Libraries and achievement- more transformative than that

commons_kelowna9703Study. Student achievement. Careful. Libraries are more transformative than just the measure of achievement. Education is also surely more than a standard of knowledge or a benchmark?

A study is just a study. A library is more than a classroom with books. Conclusions from studies can be misrepresented. Careful consideration is required more than ever in our short cycle news world. SLJ reviews a recent study indicating positive influence of school libraries on achievement . Important? Yes. We just like to emphasize, as we teach our students, that critical thinking is required too. There are many variables in an education environment.

Extracting conclusions needs careful statistical controls. Im not doubting this research project but I’m cautious. A library with a staffed librarian, even if ‘certified’ doesn’t mean there is a school program that is engaging and participatory. Nor is a good program only serve student achievement. Strong library programs service many needs-people, facility, resources that help the educational culture that may not directly be addressed in just one achievement test. The lifelong love of reading and inquiry for instance. What about special needs? When we spend hours selecting, acquiring and solving a delivery system for an ebook and audiobook for a learning assisted student, does that devalue our efforts? That service would not show up on any standardized scorecard.

Recently in our library, after three years of insufferable patience with a very reluctant Grade 10 reader, we suddenly hear,

“Can I renew this book? – it’s first book in my life and I want to finish it.”

No test measures this criteria of success. When there is a teacher-librarian who is overbooked by technical demands, 2 blocks of DL or textbook circulation crisis, she cannot give that needy kind of student the time he/she deserves? Some librarians get stretched too thin or their role gets hijacked or transformed. Teaching is complex. Making simple claims is dangerous.

Derek_Teacher-librarians, ironically perhaps, have issues because they have non-enrolling teaching duties . Most TL’s ( who are often master instructors and do teach daily ) have very complex, often conflicted duties. They are so often misunderstood. They can be loved and hated by employers or by colleagues regardless of their efforts or competency. They need to justify their existence to various people almost every day and they tolerate these hardships because of passion. They know that students benefit in ways that reach far beyond any single measure like achievement. Teacher-librarians aspire to the care and learning needs of students, and the teachers and support staff around them, every day; moreover, working as professional leaders to nurture a culture of scholarship and civility far more divine than just standardized core skills. Some intelligent people think libraries aren’t needed because we now have the internet! Foolish madness! As a librarian, I was using the internet with kids in 1990. Today, I have less books and we are busier than ever before. Why do I then assist 100 students each morning(AT 8:00am!) ? We should seek to build a safe, inquisitive and intelligent social experience that deepens our humanity in this obsessive technological age- not minimize it.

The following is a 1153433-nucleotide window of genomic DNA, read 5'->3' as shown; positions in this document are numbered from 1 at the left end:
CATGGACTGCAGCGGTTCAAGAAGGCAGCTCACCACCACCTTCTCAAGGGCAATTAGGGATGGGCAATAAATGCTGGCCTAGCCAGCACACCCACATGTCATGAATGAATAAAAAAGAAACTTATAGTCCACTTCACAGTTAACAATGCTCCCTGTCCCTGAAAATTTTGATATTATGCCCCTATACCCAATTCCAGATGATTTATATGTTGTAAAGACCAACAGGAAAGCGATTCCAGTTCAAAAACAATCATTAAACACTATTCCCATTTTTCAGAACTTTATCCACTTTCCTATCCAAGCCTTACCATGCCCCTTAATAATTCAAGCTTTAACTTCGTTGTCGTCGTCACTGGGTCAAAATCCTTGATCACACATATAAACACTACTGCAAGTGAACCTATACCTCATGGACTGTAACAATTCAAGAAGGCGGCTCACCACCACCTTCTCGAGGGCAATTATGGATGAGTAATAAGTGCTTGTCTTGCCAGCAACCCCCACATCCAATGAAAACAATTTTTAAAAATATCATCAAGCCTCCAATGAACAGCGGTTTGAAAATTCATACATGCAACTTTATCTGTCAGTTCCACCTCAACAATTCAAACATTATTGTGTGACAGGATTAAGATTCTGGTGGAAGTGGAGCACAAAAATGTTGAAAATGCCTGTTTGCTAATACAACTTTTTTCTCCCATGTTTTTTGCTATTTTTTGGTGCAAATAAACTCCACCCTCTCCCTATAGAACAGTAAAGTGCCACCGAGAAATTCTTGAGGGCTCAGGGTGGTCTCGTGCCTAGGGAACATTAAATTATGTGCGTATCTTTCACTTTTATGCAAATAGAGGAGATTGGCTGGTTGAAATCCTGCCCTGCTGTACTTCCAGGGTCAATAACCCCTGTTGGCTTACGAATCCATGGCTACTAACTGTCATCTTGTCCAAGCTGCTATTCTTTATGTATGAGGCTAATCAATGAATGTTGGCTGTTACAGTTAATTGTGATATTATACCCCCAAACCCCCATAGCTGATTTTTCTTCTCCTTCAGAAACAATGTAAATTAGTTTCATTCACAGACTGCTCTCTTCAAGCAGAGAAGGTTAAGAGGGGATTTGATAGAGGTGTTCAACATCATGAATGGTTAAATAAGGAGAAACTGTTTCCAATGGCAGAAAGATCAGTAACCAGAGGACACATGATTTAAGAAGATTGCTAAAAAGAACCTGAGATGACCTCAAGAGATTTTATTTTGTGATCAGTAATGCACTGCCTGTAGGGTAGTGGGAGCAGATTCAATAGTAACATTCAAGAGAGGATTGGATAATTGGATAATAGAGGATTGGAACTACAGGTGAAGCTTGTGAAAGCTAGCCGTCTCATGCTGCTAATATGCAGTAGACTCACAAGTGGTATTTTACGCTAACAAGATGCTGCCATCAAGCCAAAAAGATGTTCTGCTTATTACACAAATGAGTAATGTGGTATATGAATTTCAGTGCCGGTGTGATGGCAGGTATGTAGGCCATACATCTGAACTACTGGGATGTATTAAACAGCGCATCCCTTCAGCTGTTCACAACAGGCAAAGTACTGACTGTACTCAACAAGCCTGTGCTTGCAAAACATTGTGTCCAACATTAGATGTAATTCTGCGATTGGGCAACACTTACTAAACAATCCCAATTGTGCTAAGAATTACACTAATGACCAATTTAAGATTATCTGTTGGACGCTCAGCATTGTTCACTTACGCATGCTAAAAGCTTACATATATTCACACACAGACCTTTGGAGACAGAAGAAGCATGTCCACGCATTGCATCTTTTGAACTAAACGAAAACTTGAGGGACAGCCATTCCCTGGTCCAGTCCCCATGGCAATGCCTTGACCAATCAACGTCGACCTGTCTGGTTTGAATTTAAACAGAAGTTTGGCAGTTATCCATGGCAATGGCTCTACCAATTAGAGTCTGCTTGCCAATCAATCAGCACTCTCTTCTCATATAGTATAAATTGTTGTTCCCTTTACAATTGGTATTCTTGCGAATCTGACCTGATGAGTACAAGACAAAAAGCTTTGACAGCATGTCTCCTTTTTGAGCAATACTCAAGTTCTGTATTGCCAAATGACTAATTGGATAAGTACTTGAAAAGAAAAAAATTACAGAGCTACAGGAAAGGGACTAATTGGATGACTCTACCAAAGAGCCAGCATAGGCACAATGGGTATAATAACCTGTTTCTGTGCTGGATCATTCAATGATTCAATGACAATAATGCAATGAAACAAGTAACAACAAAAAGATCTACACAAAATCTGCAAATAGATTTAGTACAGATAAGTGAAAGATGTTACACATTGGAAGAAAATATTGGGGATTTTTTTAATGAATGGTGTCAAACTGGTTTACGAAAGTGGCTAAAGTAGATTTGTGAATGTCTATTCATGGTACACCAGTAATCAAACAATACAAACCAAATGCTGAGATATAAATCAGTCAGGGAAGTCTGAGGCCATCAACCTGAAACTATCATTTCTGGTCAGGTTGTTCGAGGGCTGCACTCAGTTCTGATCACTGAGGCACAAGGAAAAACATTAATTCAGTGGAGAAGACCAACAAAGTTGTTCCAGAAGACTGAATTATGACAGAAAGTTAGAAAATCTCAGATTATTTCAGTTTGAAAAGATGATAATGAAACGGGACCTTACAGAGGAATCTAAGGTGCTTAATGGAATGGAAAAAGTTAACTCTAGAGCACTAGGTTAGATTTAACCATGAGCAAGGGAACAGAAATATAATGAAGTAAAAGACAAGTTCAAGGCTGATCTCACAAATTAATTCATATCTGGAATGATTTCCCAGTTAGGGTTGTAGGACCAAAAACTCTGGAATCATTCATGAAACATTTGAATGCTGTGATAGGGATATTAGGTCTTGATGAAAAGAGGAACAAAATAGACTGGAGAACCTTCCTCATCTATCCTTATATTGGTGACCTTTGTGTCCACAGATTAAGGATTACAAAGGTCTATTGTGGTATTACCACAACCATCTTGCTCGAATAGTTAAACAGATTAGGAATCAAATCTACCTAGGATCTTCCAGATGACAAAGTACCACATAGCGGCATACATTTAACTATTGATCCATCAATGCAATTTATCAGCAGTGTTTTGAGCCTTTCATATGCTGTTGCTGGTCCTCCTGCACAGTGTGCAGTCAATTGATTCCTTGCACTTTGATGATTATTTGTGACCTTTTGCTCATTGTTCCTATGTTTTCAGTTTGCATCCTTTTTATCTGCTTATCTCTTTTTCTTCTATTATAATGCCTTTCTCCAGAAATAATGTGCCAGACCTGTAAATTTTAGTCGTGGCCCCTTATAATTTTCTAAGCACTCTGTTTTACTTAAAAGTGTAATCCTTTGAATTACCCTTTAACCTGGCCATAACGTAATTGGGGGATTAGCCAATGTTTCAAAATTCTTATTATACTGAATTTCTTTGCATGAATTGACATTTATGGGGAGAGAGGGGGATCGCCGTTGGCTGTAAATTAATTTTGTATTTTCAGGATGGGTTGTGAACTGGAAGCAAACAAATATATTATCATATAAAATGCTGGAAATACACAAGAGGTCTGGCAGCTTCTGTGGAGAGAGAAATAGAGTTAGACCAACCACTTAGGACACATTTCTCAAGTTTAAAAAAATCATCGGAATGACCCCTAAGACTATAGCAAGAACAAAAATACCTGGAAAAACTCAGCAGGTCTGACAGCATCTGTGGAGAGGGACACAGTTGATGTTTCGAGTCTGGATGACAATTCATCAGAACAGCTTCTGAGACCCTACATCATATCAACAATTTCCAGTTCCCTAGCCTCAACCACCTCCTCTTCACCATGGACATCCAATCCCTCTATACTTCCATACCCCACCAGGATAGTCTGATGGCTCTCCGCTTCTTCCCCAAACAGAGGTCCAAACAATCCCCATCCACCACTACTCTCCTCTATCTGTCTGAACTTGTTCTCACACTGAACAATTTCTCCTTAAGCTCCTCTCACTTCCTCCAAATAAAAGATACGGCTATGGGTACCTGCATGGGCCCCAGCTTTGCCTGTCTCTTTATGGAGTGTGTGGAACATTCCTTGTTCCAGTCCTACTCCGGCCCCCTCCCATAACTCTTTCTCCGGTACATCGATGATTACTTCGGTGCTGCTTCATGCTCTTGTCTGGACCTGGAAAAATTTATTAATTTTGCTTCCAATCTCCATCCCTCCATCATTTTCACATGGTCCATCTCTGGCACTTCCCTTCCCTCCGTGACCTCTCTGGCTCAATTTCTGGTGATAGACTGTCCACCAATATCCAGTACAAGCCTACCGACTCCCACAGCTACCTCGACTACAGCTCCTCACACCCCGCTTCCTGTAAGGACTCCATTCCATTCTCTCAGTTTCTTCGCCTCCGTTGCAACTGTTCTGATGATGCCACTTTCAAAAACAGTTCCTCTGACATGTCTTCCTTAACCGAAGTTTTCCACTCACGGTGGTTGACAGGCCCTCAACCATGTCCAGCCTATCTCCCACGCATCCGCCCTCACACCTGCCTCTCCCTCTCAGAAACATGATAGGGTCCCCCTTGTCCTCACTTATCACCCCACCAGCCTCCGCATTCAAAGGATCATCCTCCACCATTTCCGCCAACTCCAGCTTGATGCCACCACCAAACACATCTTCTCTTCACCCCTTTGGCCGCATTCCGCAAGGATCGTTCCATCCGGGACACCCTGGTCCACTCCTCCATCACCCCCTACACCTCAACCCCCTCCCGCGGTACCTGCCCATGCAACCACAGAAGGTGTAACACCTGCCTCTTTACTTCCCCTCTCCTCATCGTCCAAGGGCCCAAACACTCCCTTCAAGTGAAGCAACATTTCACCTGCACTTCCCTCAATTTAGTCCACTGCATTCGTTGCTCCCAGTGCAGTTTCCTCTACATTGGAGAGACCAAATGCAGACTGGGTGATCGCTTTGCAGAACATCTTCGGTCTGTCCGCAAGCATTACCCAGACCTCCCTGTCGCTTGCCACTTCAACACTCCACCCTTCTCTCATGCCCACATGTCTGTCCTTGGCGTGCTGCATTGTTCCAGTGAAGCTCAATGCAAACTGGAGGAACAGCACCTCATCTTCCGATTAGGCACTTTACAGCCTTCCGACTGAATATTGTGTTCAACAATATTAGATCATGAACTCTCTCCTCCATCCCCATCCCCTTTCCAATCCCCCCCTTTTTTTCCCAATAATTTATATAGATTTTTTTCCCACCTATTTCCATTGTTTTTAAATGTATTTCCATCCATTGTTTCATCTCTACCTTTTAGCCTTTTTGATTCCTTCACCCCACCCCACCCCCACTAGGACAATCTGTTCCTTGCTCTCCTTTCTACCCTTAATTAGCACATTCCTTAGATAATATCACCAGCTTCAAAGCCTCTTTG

Great that someone is assessing support services, including school libraries in education but please be careful.

    If studies indicating achievement drops?
    Does that mean libraries are unnecessary?
    Does a vital learning commons need rising achievement scores do stay valid?

Library programs are more than just information literacy (whatever that is) or literature or commons. Don’t put all your books in one checkout basket. Just like some foolishly claim ‘flipping’ classes wil fix schools, just measuring libraries value by achievement is hazardous. -Al Smith, Kelowna

Philadelphia, PN

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1 Response to Libraries and achievement- more transformative than that

  1. Pingback: New Curb Your Librarian Frustration in 8 Steps – Stephen’s Lighthouse | Stephanie L. Gross, MSLIS

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